EU ministers stumble towards joint position on future energy laws

Energy ministers on Monday (18 December) took well over 15 hours to agree common positions on four clean energy draft pieces of EU legislation ahead of a final round of talks in 2018 with the European Parliament and Commission.

At yesterday’s energy summit, EU28 ministers brokered a “general approach” for the Renewable Energy Directive, the Governance of the Energy Union Regulation and the Electricity Market Design directive and regulation.

Now that the Council has an official negotiating position for each file, it is now up to the European Parliament to finalise its own positions so that a final round of negotiations can begin in 2018. Both institutions need to agree on an identical text, with the Commission, before the drafts are signed off into law.

In marathon talks, energy ministers were initially able to agree a common position on the electricity market directive, which includes allowing suppliers to set prices freely. However, member states only signed off on the text under the condition that price regulation will remain possible under certain conditions.

EU Climate Commissioner Miguel Arias Cañete, who sat through the entire day’s events, said during a press conference that trilateral talks would offer the EU the opportunity to “eliminate regulated prices fully”, when the Commission and Parliament argue their positions.

But talks became bogged down after this promising start, with the directive’s sister regulation reaching an impasse just after lunch.

The Estonian presidency, in one of its last acts in its role, decided to defer the debate until the end of the agenda, after member states refused to compromise on the issue of “capacity mechanisms” which includes a CO2 limit of 550g/Kwh on power plants seeking subsidies.

The same happened with the governance regulation. Most member states seemed happy with the Estonian presidency’s text at first but an eleventh hour proposal tabled by France put a spanner in the works.

Under the French plan, a progress benchmark would be added for 2027, in addition to two already proposed for 2023 and 2025. With no deal in sight, the presidency also chose to defer governance until the end of business. Talks between delegates continued on the sidelines in both cases.

Ministers had more luck with the renewables directive. They eventually agreed to pursue the Commission’s proposed 27% 2030 target, despite calls from the Parliament, business leaders and environmental groups for more ambition, and to sign off on an annual 1% increase of renewables in the heating and cooling sector.

At the closing press conference, Cañete admitted that the modelling used by the Commission to come up with the initial 27% target had become outdated due to the “spectacular” drop-off in price of renewables. He once again reiterated that he had hoped for more ambition from the Council.

The transport sector will also have to meet a 14% target in each member state by 2030 and there will be a sub-target of 3% for advanced biofuels. An existing 7% cap on first-generation remains to “provide certainty to investors”, according to a Council statement.

After a significant delay member states also backed a compromise on governance after the Estonians proposed keeping the French proposal in the text but also keeping a provison under which “non-quantitative assessment” will also remain in the approach.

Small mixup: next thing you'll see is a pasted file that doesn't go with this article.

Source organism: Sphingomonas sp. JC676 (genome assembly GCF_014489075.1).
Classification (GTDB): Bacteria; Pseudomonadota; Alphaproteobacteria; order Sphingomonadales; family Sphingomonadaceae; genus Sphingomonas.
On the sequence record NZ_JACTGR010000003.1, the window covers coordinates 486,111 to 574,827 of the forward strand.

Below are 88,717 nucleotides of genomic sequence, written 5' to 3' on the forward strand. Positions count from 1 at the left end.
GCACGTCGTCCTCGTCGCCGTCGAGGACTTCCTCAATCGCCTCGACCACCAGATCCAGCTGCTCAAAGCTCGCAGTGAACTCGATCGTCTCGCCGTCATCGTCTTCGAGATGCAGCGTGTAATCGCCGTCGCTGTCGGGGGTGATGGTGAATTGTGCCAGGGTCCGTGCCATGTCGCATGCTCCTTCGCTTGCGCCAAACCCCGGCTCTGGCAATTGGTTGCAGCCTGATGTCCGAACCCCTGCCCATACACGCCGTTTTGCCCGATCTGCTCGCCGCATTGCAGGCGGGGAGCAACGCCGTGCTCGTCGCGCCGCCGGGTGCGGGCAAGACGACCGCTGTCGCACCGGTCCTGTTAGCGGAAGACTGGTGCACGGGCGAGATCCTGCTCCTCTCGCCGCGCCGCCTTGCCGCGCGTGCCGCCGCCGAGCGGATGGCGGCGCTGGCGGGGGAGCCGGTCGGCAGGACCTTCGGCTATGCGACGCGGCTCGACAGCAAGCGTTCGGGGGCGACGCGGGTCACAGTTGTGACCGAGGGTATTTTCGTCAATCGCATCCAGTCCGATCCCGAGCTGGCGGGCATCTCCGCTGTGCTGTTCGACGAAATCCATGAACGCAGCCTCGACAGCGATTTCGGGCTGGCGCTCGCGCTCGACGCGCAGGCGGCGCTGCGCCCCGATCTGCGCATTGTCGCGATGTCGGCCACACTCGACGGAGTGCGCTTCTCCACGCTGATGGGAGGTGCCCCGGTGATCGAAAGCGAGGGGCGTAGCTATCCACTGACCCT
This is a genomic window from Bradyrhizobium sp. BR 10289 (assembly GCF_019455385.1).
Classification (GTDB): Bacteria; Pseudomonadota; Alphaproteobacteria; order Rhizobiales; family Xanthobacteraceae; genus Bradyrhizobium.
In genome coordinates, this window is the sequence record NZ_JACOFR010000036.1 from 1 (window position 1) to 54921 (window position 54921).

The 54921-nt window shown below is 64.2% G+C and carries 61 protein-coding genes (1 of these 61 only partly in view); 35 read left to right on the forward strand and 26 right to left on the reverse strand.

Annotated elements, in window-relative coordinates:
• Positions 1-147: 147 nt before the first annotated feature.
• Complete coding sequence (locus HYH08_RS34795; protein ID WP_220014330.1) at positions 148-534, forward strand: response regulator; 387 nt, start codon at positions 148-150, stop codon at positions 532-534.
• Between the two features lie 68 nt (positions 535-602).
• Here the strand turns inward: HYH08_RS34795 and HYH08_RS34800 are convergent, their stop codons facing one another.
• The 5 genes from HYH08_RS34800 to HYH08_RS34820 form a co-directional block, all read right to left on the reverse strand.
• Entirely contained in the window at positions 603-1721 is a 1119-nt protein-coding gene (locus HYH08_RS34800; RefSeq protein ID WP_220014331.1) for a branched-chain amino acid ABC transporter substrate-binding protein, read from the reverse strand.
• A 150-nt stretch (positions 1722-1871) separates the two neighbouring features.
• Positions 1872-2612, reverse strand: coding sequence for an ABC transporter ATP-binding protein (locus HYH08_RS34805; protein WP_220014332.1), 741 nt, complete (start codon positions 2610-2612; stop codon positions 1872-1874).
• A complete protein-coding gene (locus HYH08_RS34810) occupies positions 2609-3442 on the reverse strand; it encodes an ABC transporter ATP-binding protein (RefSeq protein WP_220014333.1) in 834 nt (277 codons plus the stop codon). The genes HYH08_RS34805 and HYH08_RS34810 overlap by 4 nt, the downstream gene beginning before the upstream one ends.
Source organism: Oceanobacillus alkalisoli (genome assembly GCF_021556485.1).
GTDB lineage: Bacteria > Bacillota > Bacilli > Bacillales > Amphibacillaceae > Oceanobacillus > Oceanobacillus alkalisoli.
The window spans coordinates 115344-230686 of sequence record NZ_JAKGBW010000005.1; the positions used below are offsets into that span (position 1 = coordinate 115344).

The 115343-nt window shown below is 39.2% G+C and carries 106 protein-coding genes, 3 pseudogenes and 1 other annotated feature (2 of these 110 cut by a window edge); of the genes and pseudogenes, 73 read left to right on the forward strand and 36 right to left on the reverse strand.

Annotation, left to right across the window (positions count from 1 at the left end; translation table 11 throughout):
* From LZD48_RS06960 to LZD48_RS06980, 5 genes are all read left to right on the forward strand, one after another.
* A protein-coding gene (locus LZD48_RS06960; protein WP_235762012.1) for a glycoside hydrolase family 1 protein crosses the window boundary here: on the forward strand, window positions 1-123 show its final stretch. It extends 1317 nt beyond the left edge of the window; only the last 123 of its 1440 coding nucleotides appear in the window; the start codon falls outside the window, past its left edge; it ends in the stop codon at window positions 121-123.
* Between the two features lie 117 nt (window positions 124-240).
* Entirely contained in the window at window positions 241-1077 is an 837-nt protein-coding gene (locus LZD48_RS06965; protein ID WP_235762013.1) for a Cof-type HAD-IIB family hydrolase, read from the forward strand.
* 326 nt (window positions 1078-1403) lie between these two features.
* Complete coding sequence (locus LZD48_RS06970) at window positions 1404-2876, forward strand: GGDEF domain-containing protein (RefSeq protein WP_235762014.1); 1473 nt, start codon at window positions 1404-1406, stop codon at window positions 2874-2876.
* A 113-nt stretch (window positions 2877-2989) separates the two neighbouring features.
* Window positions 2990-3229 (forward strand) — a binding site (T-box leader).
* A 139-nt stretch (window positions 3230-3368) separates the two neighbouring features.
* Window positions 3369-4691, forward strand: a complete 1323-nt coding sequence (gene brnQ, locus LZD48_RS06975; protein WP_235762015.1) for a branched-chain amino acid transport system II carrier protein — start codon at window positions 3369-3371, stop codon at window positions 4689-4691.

Member states had pushed for this latter point in particular as it means the European Commission will not be able to impose indicative targets on underperforming countries at a later date.

The UK in particular voiced its opposition to the “bad legislative practice” of tabling a significant change that late in the day but eventually backed the final text “in the spirit of compromise”.

Finally, the Estonian presidency garnered just enough support to push through a general approach on the market design regulation after leaving the points of capacity mechanisms “up to interpretation”.

Kadri Simson, the Estonian energy minister who chaired the Council meeting, insisted that this was “the only solution” that could yield the common position most member states were striving for as the clock approached midnight. She added that the text would make for “interesting debate” going forward.

Under the compromise, the period in which existing power plants will continue to qualify for subsidies, even if they fall outside a 550g/kwh limit, was extended and a gradual phase-out scheme was introduced. The CO2 limit de facto excludes any subsidies going to coal-fired power stations, an issue for Poland, which relies on coal for 85% of its power generation.

EU climate boss Cañete, who defended the proposal, repeated that trilogue talks next year will offer a chance to address this bone of contention, pointing out that the general approach was far from unanimous in this regard.

The texts agreed yesterday are by no means finalised and much of the detail will change once member state representatives meet with their counterparts in the Parliament and Commission behind closed doors in 2018.

MEPs have nearly finalised their own common positions on renewables and governance but the lead committee on market design is still yet to vote on its draft report. Two other crucial clean energy laws, energy efficiency and energy performance of buildings are also in the pipeline, with the latter’s trilogue concluding this week.

Sam Morgan,

This article first appeared on, an edie content partner

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